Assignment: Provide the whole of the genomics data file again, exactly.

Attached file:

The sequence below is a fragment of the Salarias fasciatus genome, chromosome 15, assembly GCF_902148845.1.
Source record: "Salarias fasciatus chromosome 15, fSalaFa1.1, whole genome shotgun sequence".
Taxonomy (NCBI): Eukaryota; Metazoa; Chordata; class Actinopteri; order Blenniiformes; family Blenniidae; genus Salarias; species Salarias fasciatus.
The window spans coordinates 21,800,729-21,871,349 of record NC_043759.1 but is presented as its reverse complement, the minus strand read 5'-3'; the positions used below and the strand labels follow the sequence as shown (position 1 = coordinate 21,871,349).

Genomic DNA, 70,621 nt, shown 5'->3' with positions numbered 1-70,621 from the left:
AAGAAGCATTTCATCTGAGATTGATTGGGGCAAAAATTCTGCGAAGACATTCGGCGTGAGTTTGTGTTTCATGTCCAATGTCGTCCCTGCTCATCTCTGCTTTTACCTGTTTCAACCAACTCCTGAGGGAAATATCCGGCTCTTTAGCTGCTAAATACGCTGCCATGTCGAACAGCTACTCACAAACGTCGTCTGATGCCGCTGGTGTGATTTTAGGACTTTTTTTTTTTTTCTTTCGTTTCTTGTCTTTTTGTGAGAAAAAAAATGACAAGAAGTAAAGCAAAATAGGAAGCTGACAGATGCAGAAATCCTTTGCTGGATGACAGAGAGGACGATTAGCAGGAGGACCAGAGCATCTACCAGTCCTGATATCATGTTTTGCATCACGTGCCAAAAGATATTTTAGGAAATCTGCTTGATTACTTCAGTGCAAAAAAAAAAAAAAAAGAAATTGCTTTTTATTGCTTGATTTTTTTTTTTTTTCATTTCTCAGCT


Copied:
The sequence below is a fragment of the Salarias fasciatus genome, chromosome 15, assembly GCF_902148845.1.
Source record: "Salarias fasciatus chromosome 15, fSalaFa1.1, whole genome shotgun sequence".
Taxonomy (NCBI): Eukaryota; Metazoa; Chordata; class Actinopteri; order Blenniiformes; family Blenniidae; genus Salarias; species Salarias fasciatus.
The window spans coordinates 21,800,729-21,871,349 of record NC_043759.1 but is presented as its reverse complement, the minus strand read 5'-3'; the positions used below and the strand labels follow the sequence as shown (position 1 = coordinate 21,871,349).

Genomic DNA, 70,621 nt, shown 5'->3' with positions numbered 1-70,621 from the left:
AAGAAGCATTTCATCTGAGATTGATTGGGGCAAAAATTCTGCGAAGACATTCGGCGTGAGTTTGTGTTTCATGTCCAATGTCGTCCCTGCTCATCTCTGCTTTTACCTGTTTCAACCAACTCCTGAGGGAAATATCCGGCTCTTTAGCTGCTAAATACGCTGCCATGTCGAACAGCTACTCACAAACGTCGTCTGATGCCGCTGGTGTGATTTTAGGACTTTTTTTTTTTTTCTTTCGTTTCTTGTCTTTTTGTGAGAAAAAAAATGACAAGAAGTAAAGCAAAATAGGAAGCTGACAGATGCAGAAATCCTTTGCTGGATGACAGAGAGGACGATTAGCAGGAGGACCAGAGCATCTACCAGTCCTGATATCATGTTTTGCATCACGTGCCAAAAGATATTTTAGGAAATCTGCTTGATTACTTCAGTGCAAAAAAAAAAAAAAAAGAAATTGCTTTTTATTGCTTGATTTTTTTTTTTTTTCATTTCTCAGCT